Shana Aaronson
Shana Aaronson
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The survivors spoke, the tears flowed, now what?

The painful stories of rape, incest, molestation, cover-up, intimidation are being told. Our communal safety now depends on magnifying those voices.
Driving survivors of sexual assault to a meeting with a Yosh Yeshiva. (Shana Aaronson)
Driving survivors of sexual assault to a meeting with a Yosh Yeshiva. (Shana Aaronson)

When the office of a prominent rosh yeshiva (dean of a religious academy) calls and asks for input in writing a letter to address the Chaim Walder sex abuse case and support victims, the answer is that no letter about supporting victims should be written without the input of victims. And when the Rosh Yeshiva calls personally and asks you to bring some victims to speak to him, you hit the phones and two cars full of Haredi survivors show up at the office of the Rosh Yeshiva.

And so this week I found myself in one of the most intense meetings I’ve ever participated in.

I hesitated before sharing this experience publicly. First, this really wasn’t about me or my thoughts and feelings. And second, there is a part of me that is still struggling with such deep frustration that such a meeting is even necessary. Now? In 2022 when survivors have been trying to make their voices heard for decades? Is this exploitation? Must we parade our most horrific nightmares and bloodiest memories for the privilege of simply being… heard?

So why did I write it? Because over the last week I’ve seen things that I’ve never seen in the ten years I’ve been doing this work. A dam has broken and suddenly, an entire community is reeling in trauma, swamped with this newfound information that those of us who work in this field have been trying for years to get everyone to pay attention to.

In recent days, people haven’t stopped talking about abuse. And yet, somehow it still feels like survivors’ voices are absent. There is so much talk about “believing victims” but it’s also on us, as a community, to make sure victims have the resources and support needed to come forward to begin with, to share without being shamed, to access mental health help, and to press charges and make any efforts necessary to take their abuser off the streets and away from other vulnerable people. Instead, too often, the dialogue allows victims of abuse to feel like second-class citizens, judges victims as being “too angry” for reasonable conversation and insists on conducting conversations about abuse without those who have the most to contribute.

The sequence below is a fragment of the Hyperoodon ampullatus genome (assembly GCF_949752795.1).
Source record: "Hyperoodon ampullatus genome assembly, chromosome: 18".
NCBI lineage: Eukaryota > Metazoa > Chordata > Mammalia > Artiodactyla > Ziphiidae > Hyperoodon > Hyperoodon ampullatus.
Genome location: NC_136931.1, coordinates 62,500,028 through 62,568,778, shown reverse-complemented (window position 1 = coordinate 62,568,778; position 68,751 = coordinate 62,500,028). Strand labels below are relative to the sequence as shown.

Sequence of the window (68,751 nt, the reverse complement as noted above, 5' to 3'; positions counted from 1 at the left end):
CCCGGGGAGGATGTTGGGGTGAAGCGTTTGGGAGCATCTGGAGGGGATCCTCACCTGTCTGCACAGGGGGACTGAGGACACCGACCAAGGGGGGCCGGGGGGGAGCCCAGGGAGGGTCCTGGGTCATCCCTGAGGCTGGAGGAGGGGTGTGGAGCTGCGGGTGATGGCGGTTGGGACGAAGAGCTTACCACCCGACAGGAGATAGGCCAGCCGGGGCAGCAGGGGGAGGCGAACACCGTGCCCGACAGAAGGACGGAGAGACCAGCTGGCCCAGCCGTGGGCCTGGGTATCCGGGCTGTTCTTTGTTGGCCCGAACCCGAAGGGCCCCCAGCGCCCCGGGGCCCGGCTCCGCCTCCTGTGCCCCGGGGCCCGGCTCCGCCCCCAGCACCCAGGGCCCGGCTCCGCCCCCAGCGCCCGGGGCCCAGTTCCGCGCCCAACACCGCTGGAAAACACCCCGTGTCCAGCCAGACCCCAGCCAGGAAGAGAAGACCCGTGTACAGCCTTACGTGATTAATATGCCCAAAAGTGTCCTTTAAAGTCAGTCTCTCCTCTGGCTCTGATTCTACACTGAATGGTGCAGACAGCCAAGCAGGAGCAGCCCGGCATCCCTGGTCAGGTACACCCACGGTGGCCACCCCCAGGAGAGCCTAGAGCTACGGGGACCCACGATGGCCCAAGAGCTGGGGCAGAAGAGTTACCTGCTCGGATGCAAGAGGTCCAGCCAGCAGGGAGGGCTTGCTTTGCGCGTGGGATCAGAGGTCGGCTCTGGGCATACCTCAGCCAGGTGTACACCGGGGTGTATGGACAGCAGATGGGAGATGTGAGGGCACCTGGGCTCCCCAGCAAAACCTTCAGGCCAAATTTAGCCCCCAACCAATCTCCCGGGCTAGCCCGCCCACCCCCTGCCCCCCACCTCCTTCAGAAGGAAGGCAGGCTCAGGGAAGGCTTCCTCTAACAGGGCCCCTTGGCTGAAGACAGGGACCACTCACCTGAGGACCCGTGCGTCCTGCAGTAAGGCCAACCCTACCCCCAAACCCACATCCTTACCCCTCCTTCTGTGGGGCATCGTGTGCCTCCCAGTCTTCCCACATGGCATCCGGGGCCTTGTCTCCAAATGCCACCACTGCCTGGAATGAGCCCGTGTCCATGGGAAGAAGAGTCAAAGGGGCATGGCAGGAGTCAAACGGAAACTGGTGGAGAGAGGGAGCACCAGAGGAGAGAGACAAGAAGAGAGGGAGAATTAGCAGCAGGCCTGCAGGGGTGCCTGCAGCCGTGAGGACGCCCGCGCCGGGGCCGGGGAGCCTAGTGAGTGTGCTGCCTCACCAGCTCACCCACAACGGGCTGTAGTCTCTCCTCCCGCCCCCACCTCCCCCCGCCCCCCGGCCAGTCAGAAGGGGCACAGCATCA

So I am overwhelmed with gratitude for the seven survivors who rearranged their schedules to make their voices heard in a space where survivors’ voices are so desperately needed. And I am awed with the knowledge that up until recently, most of these particular survivors would never have dreamed of being able to share their stories out loud. That night I listened to them as they each spoke clearly, in vivid detail, about the travesties they survived and the communities who failed and abandoned them. They said it all loudly, clearly, and without shame, even when their voices shook and the tears flowed.

I sat there listening to stories of rape, incest, molestation, devastation, cover-up, intimidation. There were moments when my heart physically hurt with the pressure of holding that much pain. That pressure was tangible in everyone in the room, in the tears and the collective deep breaths you could hear us all taking as we all tried to hold the weight of that much horror in one place.

But alongside and with the pain, there was an electric current of inspiration made up of goodness, courage, perseverance, and deep faith that is frankly not of this world. They spoke of belief in God that is wholly divorced from the darkness and pain that human beings are capable of wrecking against each other, even, or sometimes especially, the humans who claim to represent Him.

As one survivor said, I feel like I’m having a dream. I was abused by a Rosh Yeshiva and all of the rabbanim in my community threw me out, and I don’t think I ever could have imagined that any Rosh Yeshiva would want to hear me or what I have to say.

I won’t begin to claim this fixed anything. But those survivors’ voices were loud and unequivocal, and I have hope that the echoes of those voices will be reflected, somewhere, somehow, in the decision-making that goes on behind closed doors, in asefa meetings and on daises where voices of survivors have always been absent.

If there was ever a time for the Haredi community to allow survivors to take over and write the next chapter, it must be now. Magnify survivors’ voices – our communities will be safer, healthier, and more just for it.

About the Author
Shana Aaronson is the Executive Director of Magen for Jewish Communities, an Israel based non-profit providing education, awareness, mental health support, advocacy, and investigations around sexual abuse and its effect on individuals, families and communities. Shana holds a degree in psychology, certification in educational guidance counseling, training in abuse prevention with at-risk youth, and IFS therapy. Shana formerly served as the Assistant Director at Tzofiah, as social services coordinator for Magen Child Protective Services, and as COO of US based Jewish Community Watch. She volunteers as a madrichat kallot and birth assistant to women with histories of sexual and physical trauma. Shana lives with her family in Mateh Yehuda, Israel.
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